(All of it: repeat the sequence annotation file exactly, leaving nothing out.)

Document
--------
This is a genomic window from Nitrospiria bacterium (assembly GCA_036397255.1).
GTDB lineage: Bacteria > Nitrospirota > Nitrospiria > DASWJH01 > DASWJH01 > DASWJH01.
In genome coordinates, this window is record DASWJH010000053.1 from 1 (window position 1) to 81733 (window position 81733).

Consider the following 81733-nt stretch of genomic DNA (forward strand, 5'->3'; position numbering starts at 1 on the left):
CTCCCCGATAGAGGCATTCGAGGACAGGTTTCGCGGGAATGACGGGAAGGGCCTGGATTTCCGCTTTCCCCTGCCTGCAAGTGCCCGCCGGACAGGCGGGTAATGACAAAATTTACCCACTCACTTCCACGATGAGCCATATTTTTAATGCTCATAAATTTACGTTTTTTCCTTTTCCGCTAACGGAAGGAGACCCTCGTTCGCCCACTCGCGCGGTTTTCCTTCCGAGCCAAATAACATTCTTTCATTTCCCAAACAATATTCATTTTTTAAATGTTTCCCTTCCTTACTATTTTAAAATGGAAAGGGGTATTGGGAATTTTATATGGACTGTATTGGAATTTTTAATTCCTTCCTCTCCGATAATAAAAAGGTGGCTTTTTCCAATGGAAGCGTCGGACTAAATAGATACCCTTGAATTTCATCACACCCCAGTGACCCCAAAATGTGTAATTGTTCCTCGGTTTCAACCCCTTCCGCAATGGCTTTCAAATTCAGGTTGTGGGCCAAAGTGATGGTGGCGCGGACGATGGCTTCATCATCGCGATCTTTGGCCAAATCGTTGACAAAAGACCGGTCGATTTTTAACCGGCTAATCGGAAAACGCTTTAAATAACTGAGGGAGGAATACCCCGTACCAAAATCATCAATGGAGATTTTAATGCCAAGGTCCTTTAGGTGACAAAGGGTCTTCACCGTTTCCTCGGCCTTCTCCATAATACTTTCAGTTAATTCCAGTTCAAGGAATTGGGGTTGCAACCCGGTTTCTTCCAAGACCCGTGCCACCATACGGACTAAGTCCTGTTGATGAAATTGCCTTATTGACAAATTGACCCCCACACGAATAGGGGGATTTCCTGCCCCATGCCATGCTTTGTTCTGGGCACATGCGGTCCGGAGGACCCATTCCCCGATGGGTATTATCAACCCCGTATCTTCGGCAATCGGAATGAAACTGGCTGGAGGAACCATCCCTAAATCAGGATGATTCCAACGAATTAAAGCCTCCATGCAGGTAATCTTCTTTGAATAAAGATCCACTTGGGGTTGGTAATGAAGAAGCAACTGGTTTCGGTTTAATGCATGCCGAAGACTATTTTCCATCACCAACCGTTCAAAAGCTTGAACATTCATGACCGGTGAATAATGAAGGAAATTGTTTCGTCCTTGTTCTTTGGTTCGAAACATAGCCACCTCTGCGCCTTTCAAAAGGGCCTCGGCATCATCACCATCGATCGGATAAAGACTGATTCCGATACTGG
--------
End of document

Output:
This is a genomic window from Nitrospiria bacterium (assembly GCA_036397255.1).
GTDB lineage: Bacteria > Nitrospirota > Nitrospiria > DASWJH01 > DASWJH01 > DASWJH01.
In genome coordinates, this window is record DASWJH010000053.1 from 1 (window position 1) to 81733 (window position 81733).

Consider the following 81733-nt stretch of genomic DNA (forward strand, 5'->3'; position numbering starts at 1 on the left):
CTCCCCGATAGAGGCATTCGAGGACAGGTTTCGCGGGAATGACGGGAAGGGCCTGGATTTCCGCTTTCCCCTGCCTGCAAGTGCCCGCCGGACAGGCGGGTAATGACAAAATTTACCCACTCACTTCCACGATGAGCCATATTTTTAATGCTCATAAATTTACGTTTTTTCCTTTTCCGCTAACGGAAGGAGACCCTCGTTCGCCCACTCGCGCGGTTTTCCTTCCGAGCCAAATAACATTCTTTCATTTCCCAAACAATATTCATTTTTTAAATGTTTCCCTTCCTTACTATTTTAAAATGGAAAGGGGTATTGGGAATTTTATATGGACTGTATTGGAATTTTTAATTCCTTCCTCTCCGATAATAAAAAGGTGGCTTTTTCCAATGGAAGCGTCGGACTAAATAGATACCCTTGAATTTCATCACACCCCAGTGACCCCAAAATGTGTAATTGTTCCTCGGTTTCAACCCCTTCCGCAATGGCTTTCAAATTCAGGTTGTGGGCCAAAGTGATGGTGGCGCGGACGATGGCTTCATCATCGCGATCTTTGGCCAAATCGTTGACAAAAGACCGGTCGATTTTTAACCGGCTAATCGGAAAACGCTTTAAATAACTGAGGGAGGAATACCCCGTACCAAAATCATCAATGGAGATTTTAATGCCAAGGTCCTTTAGGTGACAAAGGGTCTTCACCGTTTCCTCGGCCTTCTCCATAATACTTTCAGTTAATTCCAGTTCAAGGAATTGGGGTTGCAACCCGGTTTCTTCCAAGACCCGTGCCACCATACGGACTAAGTCCTGTTGATGAAATTGCCTTATTGACAAATTGACCCCCACACGAATAGGGGGATTTCCTGCCCCATGCCATGCTTTGTTCTGGGCACATGCGGTCCGGAGGACCCATTCCCCGATGGGTATTATCAACCCCGTATCTTCGGCAATCGGAATGAAACTGGCTGGAGGAACCATCCCTAAATCAGGATGATTCCAACGAATTAAAGCCTCCATGCAGGTAATCTTCTTTGAATAAAGATCCACTTGGGGTTGGTAATGAAGAAGCAACTGGTTTCGGTTTAATGCATGCCGAAGACTATTTTCCATCACCAACCGTTCAAAAGCTTGAACATTCATGACCGGTGAATAATGAAGGAAATTGTTTCGTCCTTGTTCTTTGGTTCGAAACATAGCCACCTCTGCGCCTTTCAAAAGGGCCTCGGCATCATCACCATCGATCGGATAAAGACTGATTCCGATACTGG